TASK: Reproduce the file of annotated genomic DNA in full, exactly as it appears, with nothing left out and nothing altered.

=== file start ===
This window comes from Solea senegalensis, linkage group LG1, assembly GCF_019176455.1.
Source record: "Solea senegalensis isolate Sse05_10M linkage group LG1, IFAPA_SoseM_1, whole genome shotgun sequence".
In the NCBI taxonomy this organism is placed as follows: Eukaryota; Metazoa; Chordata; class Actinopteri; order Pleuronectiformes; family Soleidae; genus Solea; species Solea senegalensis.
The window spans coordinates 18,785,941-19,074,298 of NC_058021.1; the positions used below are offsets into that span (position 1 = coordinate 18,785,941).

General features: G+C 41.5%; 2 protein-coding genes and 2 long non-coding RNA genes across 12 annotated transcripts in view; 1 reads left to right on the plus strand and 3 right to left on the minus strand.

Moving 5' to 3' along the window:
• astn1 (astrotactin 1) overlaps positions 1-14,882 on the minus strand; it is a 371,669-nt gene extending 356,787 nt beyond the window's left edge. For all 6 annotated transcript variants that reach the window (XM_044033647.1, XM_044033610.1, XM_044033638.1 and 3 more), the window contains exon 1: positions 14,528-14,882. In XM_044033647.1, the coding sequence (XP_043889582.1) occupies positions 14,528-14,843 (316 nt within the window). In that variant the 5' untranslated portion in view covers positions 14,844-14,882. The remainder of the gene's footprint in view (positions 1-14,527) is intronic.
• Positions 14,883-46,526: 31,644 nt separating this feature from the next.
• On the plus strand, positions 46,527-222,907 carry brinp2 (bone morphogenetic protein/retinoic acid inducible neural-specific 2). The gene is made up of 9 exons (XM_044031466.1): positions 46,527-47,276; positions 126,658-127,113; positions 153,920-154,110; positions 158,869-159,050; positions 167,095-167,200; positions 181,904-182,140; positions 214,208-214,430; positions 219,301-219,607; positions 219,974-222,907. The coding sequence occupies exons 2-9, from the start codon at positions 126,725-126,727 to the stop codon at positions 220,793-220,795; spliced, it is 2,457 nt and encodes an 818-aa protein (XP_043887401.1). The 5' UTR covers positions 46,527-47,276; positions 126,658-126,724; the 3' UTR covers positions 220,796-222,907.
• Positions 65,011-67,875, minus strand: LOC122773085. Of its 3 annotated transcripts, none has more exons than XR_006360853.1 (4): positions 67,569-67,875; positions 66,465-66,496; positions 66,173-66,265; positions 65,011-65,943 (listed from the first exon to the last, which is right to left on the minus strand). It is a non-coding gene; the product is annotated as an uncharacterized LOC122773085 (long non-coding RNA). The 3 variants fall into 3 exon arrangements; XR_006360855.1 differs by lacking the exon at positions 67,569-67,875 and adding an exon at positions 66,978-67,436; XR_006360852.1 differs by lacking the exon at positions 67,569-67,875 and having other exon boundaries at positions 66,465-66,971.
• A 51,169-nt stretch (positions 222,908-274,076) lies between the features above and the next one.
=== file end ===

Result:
This window comes from Solea senegalensis, linkage group LG1, assembly GCF_019176455.1.
Source record: "Solea senegalensis isolate Sse05_10M linkage group LG1, IFAPA_SoseM_1, whole genome shotgun sequence".
In the NCBI taxonomy this organism is placed as follows: Eukaryota; Metazoa; Chordata; class Actinopteri; order Pleuronectiformes; family Soleidae; genus Solea; species Solea senegalensis.
The window spans coordinates 18,785,941-19,074,298 of NC_058021.1; the positions used below are offsets into that span (position 1 = coordinate 18,785,941).

General features: G+C 41.5%; 2 protein-coding genes and 2 long non-coding RNA genes across 12 annotated transcripts in view; 1 reads left to right on the plus strand and 3 right to left on the minus strand.

Moving 5' to 3' along the window:
• astn1 (astrotactin 1) overlaps positions 1-14,882 on the minus strand; it is a 371,669-nt gene extending 356,787 nt beyond the window's left edge. For all 6 annotated transcript variants that reach the window (XM_044033647.1, XM_044033610.1, XM_044033638.1 and 3 more), the window contains exon 1: positions 14,528-14,882. In XM_044033647.1, the coding sequence (XP_043889582.1) occupies positions 14,528-14,843 (316 nt within the window). In that variant the 5' untranslated portion in view covers positions 14,844-14,882. The remainder of the gene's footprint in view (positions 1-14,527) is intronic.
• Positions 14,883-46,526: 31,644 nt separating this feature from the next.
• On the plus strand, positions 46,527-222,907 carry brinp2 (bone morphogenetic protein/retinoic acid inducible neural-specific 2). The gene is made up of 9 exons (XM_044031466.1): positions 46,527-47,276; positions 126,658-127,113; positions 153,920-154,110; positions 158,869-159,050; positions 167,095-167,200; positions 181,904-182,140; positions 214,208-214,430; positions 219,301-219,607; positions 219,974-222,907. The coding sequence occupies exons 2-9, from the start codon at positions 126,725-126,727 to the stop codon at positions 220,793-220,795; spliced, it is 2,457 nt and encodes an 818-aa protein (XP_043887401.1). The 5' UTR covers positions 46,527-47,276; positions 126,658-126,724; the 3' UTR covers positions 220,796-222,907.
• Positions 65,011-67,875, minus strand: LOC122773085. Of its 3 annotated transcripts, none has more exons than XR_006360853.1 (4): positions 67,569-67,875; positions 66,465-66,496; positions 66,173-66,265; positions 65,011-65,943 (listed from the first exon to the last, which is right to left on the minus strand). It is a non-coding gene; the product is annotated as an uncharacterized LOC122773085 (long non-coding RNA). The 3 variants fall into 3 exon arrangements; XR_006360855.1 differs by lacking the exon at positions 67,569-67,875 and adding an exon at positions 66,978-67,436; XR_006360852.1 differs by lacking the exon at positions 67,569-67,875 and having other exon boundaries at positions 66,465-66,971.
• A 51,169-nt stretch (positions 222,908-274,076) lies between the features above and the next one.